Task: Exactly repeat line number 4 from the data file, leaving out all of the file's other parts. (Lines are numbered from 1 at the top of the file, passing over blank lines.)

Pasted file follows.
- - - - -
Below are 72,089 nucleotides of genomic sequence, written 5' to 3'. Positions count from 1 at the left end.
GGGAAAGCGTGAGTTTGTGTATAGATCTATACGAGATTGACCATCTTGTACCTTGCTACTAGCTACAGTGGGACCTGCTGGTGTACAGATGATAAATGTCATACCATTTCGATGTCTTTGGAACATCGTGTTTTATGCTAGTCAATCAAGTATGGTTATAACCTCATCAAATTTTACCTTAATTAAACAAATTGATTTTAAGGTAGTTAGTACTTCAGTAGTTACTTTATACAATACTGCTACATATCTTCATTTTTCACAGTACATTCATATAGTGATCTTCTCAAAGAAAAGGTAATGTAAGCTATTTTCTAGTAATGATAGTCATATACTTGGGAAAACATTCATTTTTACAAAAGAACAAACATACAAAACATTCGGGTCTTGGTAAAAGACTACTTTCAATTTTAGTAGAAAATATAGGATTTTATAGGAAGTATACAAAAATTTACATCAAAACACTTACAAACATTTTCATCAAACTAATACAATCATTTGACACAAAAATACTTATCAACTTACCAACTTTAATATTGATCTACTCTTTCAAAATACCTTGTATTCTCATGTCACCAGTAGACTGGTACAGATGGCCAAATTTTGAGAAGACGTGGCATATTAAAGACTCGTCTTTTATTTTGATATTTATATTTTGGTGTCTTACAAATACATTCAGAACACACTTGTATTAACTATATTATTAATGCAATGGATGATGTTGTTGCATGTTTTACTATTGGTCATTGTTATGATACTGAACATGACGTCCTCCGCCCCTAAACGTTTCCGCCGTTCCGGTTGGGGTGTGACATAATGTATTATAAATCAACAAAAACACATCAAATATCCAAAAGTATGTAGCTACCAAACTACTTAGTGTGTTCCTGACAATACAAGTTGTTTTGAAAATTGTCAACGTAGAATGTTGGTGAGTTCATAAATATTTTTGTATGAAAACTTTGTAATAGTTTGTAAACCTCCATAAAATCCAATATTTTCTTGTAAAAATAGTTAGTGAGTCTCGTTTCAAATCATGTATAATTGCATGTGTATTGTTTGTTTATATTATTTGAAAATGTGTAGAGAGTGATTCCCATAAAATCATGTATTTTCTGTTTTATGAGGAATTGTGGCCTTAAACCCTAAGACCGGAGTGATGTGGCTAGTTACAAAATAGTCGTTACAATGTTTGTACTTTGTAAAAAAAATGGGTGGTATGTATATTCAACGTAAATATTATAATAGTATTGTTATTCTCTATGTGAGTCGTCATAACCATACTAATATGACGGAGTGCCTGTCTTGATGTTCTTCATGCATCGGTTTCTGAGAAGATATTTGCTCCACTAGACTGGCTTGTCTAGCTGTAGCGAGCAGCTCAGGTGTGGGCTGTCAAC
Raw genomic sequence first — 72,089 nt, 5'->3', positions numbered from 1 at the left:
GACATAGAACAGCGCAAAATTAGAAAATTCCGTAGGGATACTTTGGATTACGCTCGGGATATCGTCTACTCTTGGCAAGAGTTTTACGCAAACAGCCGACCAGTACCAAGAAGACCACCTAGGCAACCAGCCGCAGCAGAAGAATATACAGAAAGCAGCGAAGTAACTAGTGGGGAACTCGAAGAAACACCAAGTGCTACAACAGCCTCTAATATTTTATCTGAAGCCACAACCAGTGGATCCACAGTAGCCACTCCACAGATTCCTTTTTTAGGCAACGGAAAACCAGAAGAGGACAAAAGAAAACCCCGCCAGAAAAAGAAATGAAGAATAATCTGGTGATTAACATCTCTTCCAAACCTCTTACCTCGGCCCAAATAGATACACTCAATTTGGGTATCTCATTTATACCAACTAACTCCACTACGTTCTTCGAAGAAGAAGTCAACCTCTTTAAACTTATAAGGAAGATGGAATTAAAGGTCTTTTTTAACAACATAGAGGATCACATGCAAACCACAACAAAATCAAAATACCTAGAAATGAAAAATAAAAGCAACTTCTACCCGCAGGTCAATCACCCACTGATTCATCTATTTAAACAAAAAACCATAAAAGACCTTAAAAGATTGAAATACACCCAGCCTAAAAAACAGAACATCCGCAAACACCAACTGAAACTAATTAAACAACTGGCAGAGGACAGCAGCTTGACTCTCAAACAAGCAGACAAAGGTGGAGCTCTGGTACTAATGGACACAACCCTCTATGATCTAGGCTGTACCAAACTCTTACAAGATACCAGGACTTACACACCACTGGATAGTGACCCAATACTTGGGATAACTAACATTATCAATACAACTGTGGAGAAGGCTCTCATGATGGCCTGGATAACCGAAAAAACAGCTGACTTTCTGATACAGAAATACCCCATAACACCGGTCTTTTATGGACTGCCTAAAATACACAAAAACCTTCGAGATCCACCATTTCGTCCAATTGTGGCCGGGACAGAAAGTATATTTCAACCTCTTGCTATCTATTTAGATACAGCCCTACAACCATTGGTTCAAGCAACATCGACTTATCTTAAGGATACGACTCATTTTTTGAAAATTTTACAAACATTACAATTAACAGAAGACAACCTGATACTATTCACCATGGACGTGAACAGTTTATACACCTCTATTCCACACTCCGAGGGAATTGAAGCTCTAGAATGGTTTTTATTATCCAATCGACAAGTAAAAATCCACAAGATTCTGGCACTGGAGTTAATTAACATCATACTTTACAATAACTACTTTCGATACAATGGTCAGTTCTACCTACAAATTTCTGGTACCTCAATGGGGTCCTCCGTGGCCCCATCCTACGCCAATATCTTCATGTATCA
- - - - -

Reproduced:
GACATAGAACAGCGCAAAATTAGAAAATTCCGTAGGGATACTTTGGATTACGCTCGGGATATCGTCTACTCTTGGCAAGAGTTTTACGCAAACAGCCGACCAGTACCAAGAAGACCACCTAGGCAACCAGCCGCAGCAGAAGAATATACAGAAAGCAGCGAAGTAACTAGTGGGGAACTCGAAGAAACACCAAGTGCTACAACAGCCTCTAATATTTTATCTGAAGCCACAACCAGTGGATCCACAGTAGCCACTCCACAGATTCCTTTTTTAGGCAACGGAAAACCAGAAGAGGACAAAAGAAAACCCCGCCAGAAAAAGAAATGAAGAATAATCTGGTGATTAACATCTCTTCCAAACCTCTTACCTCGGCCCAAATAGATACACTCAATTTGGGTATCTCATTTATACCAACTAACTCCACTACGTTCTTCGAAGAAGAAGTCAACCTCTTTAAACTTATAAGGAAGATGGAATTAAAGGTCTTTTTTAACAACATAGAGGATCACATGCAAACCACAACAAAATCAAAATACCTAGAAATGAAAAATAAAAGCAACTTCTACCCGCAGGTCAATCACCCACTGATTCATCTATTTAAACAAAAAACCATAAAAGACCTTAAAAGATTGAAATACACCCAGCCTAAAAAACAGAACATCCGCAAACACCAACTGAAACTAATTAAACAACTGGCAGAGGACAGCAGCTTGACTCTCAAACAAGCAGACAAAGGTGGAGCTCTGGTACTAATGGACACAACCCTCTATGATCTAGGCTGTACCAAACTCTTACAAGATACCAGGACTTACACACCACTGGATAGTGACCCAATACTTGGGATAACTAACATTATCAATACAACTGTGGAGAAGGCTCTCATGATGGCCTGGATAACCGAAAAAACAGCTGACTTTCTGATACAGAAATACCCCATAACACCGGTCTTTTATGGACTGCCTAAAATACACAAAAACCTTCGAGATCCACCATTTCGTCCAATTGTGGCCGGGACAGAAAGTATATTTCAACCTCTTGCTATCTATTTAGATACAGCCCTACAACCATTGGTTCAAGCAACATCGACTTATCTTAAGGATACGACTCATTTTTTGAAAATTTTACAAACATTACAATTAACAGAAGACAACCTGATACTATTCACCATGGACGTGAACAGTTTATACACCTCTATTCCACACTCCGAGGGAATTGAAGCTCTAGAATGGTTTTTATTATCCAATCGACAAGTAAAAATCCACAAGATTCTGGCACTGGAGTTAATTAACATCATACTTTACAATAACTACTTTCGATACAATGGTCAGTTCTACCTACAAATTTCTGGTACCTCAATGGGGTCCTCCGTGGCCCCATCCTACGCCAATATCTTCATGTATCA